4. Test Quality of Markup
Test completeness of markup with Google’s Structured Data Testing tool.
About "Data Items"
Sometimes the value of a property is a type/class with its own set of properties.
- A “Blog” (type/class) would have an “author” (which is a property of a “Blog”)
- The “author” might be a “Person” (also a type/class).
- “Person” would have its own properties (e.g. birthDate, children and alumniOf), and a person might also be an
- “AlumniOf” (also a type/class) a specific university, which might link to an
- EducationalOrganization (also a type/class with its own set of properties).
Schema App allows you to easily link all of these schema app types.
Creating a data item will:
- Give you the opportunity to fill in all of the properties associated with the schema.org type.
- Make it easier for you to reuse the information. For instance, “ContactPoint” might be a property of your “Organization” type as well as your “Person” type but you only need to create the Data Item once and then you can reference it multiple times.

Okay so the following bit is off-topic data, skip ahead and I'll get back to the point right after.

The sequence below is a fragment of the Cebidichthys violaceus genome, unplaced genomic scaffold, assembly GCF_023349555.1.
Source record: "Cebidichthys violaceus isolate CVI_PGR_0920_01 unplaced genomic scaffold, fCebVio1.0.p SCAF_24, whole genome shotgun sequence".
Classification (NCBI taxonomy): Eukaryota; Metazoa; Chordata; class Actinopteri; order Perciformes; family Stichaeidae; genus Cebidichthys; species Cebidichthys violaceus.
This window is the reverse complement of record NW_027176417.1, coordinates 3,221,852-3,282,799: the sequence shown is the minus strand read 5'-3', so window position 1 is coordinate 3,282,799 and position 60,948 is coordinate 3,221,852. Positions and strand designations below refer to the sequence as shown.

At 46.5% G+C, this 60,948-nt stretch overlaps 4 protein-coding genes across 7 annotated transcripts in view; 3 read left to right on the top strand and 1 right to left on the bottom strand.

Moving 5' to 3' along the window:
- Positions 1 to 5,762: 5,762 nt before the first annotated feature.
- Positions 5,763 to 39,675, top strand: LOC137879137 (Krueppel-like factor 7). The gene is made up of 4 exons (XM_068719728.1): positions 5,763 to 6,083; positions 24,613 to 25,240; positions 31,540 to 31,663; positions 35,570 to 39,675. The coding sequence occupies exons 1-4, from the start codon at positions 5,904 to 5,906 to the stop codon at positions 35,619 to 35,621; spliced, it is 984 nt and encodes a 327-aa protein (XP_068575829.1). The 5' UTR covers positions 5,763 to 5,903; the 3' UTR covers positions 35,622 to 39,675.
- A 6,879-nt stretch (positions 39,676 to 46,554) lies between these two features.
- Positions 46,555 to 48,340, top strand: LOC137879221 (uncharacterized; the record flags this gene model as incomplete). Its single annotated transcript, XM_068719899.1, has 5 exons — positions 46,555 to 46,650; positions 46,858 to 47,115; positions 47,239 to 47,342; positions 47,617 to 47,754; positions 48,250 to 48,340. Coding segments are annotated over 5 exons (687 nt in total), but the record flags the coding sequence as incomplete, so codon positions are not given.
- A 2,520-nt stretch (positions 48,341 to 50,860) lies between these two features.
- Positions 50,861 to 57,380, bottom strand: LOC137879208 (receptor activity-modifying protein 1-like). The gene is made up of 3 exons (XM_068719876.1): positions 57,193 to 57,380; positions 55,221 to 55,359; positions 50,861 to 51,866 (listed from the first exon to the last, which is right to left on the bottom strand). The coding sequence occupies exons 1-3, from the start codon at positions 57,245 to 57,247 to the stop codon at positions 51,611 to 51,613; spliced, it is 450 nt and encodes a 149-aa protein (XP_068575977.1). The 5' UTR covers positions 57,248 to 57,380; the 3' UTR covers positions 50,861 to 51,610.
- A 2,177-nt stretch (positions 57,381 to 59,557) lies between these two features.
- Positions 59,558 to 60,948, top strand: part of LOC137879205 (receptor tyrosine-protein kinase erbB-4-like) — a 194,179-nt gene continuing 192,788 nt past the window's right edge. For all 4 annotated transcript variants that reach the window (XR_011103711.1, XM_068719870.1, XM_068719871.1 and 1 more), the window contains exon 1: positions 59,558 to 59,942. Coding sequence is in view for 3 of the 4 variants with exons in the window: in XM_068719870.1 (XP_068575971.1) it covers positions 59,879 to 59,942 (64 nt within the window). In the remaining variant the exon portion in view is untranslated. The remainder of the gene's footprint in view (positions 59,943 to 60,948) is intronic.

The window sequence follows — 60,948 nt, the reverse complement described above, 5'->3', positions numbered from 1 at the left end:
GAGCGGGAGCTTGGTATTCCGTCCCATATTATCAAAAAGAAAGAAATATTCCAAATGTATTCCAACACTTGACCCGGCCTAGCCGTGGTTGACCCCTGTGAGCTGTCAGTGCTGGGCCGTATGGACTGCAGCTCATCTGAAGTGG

- Connect your data to:
- Build a Knowledge Graph
- Make your website easier to crawl
Name the data item:
- Choose any descriptive name for the Data Item that makes sense to you. You’ll want to make sure that you can isolate it from the list that you’ll create.
- Add a “#” followed by additional text, to differentiate similar additional Data Items that share the same URL.
Main Entity of Page
Use the schema.org property, mainEntityOfPage when you want to define the primary topic of a page, particularly in cases where it might not be clear. Each page you mark up should have one primary schema.org type.
In our example, by incorporating a specific URL into the schema.org property, “mainEntityofPage”, you are telling Google that even though there are many events on a page, this is the primary topic of the page.